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Moving Forward After Miscarriage

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I remember seeing the small plus sign on my pregnancy test, and a smile spread across my face. Stepping out into the buzzing activity of our home, I held up the test for Andrew to see. He was late on his way out the door to an evening meeting and I was handling bedtime with our five kids. We both let out tired laughs. I gave him a quick kiss and a big grin to convey that, come what may, joy would rule the day.

We sat the kids down the next morning. “We have some news,” Andrew said. “Mama has a baby in her tummy!” The mixed responses from our kids were hysterical. Our practical son urged me to go to the doctor to find out how the baby got in there. Our child with big feelings jumped and danced all over the living room. Another sat totally still laughing while another shed happy tears, repeating, “Another baby!”

For a week, all our family could talk about was Baby Sciba number six: boy or girl? When will the baby come? What name should we pick? We knew we’d have a long wait, but we were excitedly anticipating another tiny family member.

“What do you want to name the baby?” my husband asked me. “Margaret,” I said, “and we’ll call her Meg.” A happy coincidence was that I was due on the feast of St. Margaret, July 20. Andrew, who traditionally doesn’t entertain name suggestions until after we find out what we’re having, agreed immediately. “I like Margaret Rosemary,” he said. And we shook on it.

Three days later Andrew and I found ourselves in the doctor’s office. It was my first visit with this OB – because I called the office in a panic to get an appointment with any available doctor, I didn’t even know her name. Dressed in scrubs, she came in and confirmed what I already knew: our baby had passed away and I would miscarry within the next couple of days. She hugged me and, sharing that she was Catholic, she offered me hope and consolation found in Jesus and our common faith. I was so grateful.

Grief and loss touch us all differently. For me, the following weeks were a blur. I recall telling our children and seeing their hearts break. We had a quiet funeral Mass, followed by a burial with only Andrew, our priest and me present. Friends visited with meals and shared their similar experiences.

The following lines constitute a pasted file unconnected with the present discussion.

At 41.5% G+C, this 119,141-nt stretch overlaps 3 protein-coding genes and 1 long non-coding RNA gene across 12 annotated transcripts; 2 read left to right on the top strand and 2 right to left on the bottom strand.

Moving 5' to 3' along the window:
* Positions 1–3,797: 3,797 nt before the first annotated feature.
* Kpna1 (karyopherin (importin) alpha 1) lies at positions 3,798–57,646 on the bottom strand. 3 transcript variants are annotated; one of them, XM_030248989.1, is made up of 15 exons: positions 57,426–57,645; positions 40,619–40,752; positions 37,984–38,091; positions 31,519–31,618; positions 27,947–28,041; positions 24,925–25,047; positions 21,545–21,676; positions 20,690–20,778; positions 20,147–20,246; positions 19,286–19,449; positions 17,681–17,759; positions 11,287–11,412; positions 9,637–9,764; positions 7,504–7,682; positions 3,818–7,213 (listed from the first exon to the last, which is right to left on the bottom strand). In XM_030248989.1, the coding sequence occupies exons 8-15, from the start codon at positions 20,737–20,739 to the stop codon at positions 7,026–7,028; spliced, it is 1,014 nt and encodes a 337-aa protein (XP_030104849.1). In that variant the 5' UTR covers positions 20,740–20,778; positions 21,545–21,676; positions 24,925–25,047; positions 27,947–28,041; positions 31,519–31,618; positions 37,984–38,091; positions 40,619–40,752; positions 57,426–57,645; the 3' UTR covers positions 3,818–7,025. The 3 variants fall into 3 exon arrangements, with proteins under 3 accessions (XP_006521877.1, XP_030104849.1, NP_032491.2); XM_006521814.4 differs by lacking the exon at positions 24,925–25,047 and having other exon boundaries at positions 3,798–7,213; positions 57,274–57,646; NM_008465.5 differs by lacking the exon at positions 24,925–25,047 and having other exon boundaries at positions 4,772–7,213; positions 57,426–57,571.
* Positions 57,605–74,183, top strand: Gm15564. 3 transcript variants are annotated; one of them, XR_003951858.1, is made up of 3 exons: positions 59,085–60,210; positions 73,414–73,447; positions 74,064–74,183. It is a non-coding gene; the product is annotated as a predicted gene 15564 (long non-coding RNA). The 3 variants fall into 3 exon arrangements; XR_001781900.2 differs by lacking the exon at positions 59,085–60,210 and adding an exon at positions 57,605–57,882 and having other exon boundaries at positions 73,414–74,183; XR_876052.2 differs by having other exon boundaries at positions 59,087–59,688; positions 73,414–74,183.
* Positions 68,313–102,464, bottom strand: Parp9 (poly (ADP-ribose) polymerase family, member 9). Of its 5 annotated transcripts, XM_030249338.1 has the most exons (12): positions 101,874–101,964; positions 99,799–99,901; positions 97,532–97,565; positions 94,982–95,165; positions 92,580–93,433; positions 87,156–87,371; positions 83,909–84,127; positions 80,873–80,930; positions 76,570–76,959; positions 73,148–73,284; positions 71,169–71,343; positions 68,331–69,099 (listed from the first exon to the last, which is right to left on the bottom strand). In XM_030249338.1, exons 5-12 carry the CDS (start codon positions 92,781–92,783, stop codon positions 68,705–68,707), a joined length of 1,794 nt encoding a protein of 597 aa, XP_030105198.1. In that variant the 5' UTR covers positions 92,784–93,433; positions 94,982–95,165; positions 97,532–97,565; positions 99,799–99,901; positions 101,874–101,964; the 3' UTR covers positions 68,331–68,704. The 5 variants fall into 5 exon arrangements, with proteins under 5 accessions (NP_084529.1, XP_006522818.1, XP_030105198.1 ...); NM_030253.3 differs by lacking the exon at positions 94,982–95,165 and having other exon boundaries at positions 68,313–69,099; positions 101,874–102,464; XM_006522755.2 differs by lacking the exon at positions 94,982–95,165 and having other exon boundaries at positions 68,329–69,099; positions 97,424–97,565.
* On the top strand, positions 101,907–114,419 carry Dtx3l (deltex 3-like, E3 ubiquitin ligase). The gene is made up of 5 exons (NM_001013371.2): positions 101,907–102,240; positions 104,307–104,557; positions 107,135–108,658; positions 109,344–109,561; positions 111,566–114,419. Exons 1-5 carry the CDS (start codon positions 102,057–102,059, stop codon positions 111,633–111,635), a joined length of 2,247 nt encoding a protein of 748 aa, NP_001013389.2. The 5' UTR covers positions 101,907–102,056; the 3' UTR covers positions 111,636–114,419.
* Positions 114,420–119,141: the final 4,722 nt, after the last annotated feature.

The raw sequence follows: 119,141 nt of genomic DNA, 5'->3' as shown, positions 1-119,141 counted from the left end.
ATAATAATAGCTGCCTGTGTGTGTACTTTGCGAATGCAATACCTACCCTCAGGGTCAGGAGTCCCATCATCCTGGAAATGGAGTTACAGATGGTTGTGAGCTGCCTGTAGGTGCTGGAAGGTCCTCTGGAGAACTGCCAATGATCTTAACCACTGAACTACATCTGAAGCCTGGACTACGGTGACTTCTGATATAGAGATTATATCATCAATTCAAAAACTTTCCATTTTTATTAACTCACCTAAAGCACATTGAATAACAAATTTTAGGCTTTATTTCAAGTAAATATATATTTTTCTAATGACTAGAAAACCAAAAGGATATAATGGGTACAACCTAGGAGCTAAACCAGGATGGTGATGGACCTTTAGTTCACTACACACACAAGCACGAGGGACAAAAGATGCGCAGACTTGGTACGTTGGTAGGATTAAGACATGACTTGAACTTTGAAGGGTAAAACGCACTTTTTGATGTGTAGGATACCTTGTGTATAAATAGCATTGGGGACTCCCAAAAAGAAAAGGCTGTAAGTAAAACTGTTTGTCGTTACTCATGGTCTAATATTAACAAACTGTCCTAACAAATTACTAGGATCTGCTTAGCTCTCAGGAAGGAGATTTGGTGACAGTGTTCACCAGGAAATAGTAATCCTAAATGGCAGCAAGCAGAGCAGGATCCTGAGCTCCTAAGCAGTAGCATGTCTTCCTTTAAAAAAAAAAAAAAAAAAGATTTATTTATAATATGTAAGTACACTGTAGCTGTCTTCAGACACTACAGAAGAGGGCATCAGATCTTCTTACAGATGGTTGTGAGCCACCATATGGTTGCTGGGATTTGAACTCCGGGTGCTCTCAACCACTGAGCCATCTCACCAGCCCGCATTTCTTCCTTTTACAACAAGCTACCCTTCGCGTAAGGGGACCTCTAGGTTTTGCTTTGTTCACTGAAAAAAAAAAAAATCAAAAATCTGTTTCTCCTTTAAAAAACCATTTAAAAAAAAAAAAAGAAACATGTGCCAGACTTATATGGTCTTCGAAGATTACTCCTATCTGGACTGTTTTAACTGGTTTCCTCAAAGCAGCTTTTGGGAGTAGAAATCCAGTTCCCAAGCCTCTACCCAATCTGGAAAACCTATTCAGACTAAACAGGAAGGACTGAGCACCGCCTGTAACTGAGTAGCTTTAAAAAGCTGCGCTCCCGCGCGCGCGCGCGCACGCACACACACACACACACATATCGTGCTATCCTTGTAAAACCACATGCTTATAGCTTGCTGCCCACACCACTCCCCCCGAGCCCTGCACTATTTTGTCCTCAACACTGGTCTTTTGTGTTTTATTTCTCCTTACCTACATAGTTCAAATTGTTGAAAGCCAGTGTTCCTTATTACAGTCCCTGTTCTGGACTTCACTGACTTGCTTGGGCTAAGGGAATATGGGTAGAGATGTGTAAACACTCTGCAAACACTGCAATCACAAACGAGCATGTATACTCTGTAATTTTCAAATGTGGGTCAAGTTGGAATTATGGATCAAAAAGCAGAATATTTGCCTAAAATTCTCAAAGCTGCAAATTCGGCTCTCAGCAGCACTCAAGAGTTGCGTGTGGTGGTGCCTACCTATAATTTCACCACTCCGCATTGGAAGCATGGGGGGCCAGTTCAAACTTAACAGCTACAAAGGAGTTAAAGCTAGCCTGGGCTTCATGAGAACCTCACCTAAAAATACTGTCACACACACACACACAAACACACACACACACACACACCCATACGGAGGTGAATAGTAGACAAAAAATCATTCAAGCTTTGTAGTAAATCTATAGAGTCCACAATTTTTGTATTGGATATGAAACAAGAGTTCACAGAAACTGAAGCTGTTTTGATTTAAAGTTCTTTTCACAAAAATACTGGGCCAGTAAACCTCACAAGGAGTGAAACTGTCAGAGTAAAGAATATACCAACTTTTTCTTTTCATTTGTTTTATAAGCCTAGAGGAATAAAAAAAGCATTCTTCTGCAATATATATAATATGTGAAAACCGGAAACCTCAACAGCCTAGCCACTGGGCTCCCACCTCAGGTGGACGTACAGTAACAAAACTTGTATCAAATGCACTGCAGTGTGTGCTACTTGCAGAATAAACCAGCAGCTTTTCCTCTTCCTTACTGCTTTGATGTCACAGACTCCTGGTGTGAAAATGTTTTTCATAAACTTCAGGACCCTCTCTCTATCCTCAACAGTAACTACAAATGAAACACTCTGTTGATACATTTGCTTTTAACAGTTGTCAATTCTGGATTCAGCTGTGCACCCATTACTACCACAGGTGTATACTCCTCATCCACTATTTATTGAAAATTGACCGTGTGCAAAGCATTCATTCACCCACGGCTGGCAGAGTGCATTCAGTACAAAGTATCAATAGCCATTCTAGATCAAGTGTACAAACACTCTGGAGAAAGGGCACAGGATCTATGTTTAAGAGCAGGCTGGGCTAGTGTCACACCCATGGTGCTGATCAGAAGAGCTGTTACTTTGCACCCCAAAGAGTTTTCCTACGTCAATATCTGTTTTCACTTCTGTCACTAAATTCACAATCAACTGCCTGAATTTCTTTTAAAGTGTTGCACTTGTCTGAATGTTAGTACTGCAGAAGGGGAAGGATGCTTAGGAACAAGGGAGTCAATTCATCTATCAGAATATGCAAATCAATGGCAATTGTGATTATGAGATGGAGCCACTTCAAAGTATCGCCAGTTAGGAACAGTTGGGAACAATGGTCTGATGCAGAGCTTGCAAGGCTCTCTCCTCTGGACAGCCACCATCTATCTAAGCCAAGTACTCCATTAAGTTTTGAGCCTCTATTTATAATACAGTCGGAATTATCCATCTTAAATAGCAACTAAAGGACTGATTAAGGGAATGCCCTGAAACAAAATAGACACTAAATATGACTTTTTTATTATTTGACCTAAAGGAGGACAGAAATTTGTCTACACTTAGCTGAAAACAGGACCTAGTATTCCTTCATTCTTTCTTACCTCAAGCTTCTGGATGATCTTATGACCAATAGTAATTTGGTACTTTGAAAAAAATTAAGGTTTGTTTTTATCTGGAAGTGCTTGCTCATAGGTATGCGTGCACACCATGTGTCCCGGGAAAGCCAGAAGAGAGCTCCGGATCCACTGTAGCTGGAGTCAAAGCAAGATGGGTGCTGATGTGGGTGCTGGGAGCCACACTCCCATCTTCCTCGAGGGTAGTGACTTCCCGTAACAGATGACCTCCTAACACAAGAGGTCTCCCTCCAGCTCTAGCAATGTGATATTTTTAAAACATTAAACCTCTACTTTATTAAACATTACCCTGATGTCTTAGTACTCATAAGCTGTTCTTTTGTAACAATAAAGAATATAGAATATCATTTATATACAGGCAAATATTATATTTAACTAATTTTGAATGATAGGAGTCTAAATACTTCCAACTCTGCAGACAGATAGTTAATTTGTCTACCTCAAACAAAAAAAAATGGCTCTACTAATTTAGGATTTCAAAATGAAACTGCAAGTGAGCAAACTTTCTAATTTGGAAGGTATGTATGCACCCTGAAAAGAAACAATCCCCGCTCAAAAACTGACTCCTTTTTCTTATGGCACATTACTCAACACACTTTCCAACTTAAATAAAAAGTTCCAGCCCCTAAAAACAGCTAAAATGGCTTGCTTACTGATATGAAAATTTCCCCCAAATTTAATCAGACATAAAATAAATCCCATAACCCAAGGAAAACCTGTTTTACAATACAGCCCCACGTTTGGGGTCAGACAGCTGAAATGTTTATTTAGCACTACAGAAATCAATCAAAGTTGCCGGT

Sometime later I looked up the doctor who received us so well when we visited her office. Her name was Margaret.

Through prayer and time, each of us moved forward. Andrew and I seemed to take turns upholding each other as our pain either sank in or abated; but what began and remains is that we openly talk about Margaret. The kids know her intercessory prayers are a powerful grace in their lives, and Andrew and I both turn to her when navigating challenges.

I’m comforted knowing Margaret’s brief earthly life was without sin. Aside from the safety of my womb, she has known nothing but the loving gaze of her Creator.

More than ever, I ache for Heaven so I can be reunited with my daughter and my frequent prayer is for our family’s salvation so we can be with Jesus, Mary and her.

In a month when many of us rightly recall the pre-born and the injustice of abortion, my thoughts turn even more to my miscarried child. I write this so I don’t forget that Meg is not a blessing that was, but one who actively graces our family. The Author of All Things deemed her necessary for the life of the world, especially our family, and it is right to remember her as she is: A member of our family who wears a victorious crown before the Lord.

Katie Sciba is a national speaker and Catholic Press Award- winning columnist. Katie and her husband, Andrew, have been married for 13 years and are blessed with six children.

This article appeared in the October edition of The Catholic Telegraph Magazine. For your complimentary subscription, click here.

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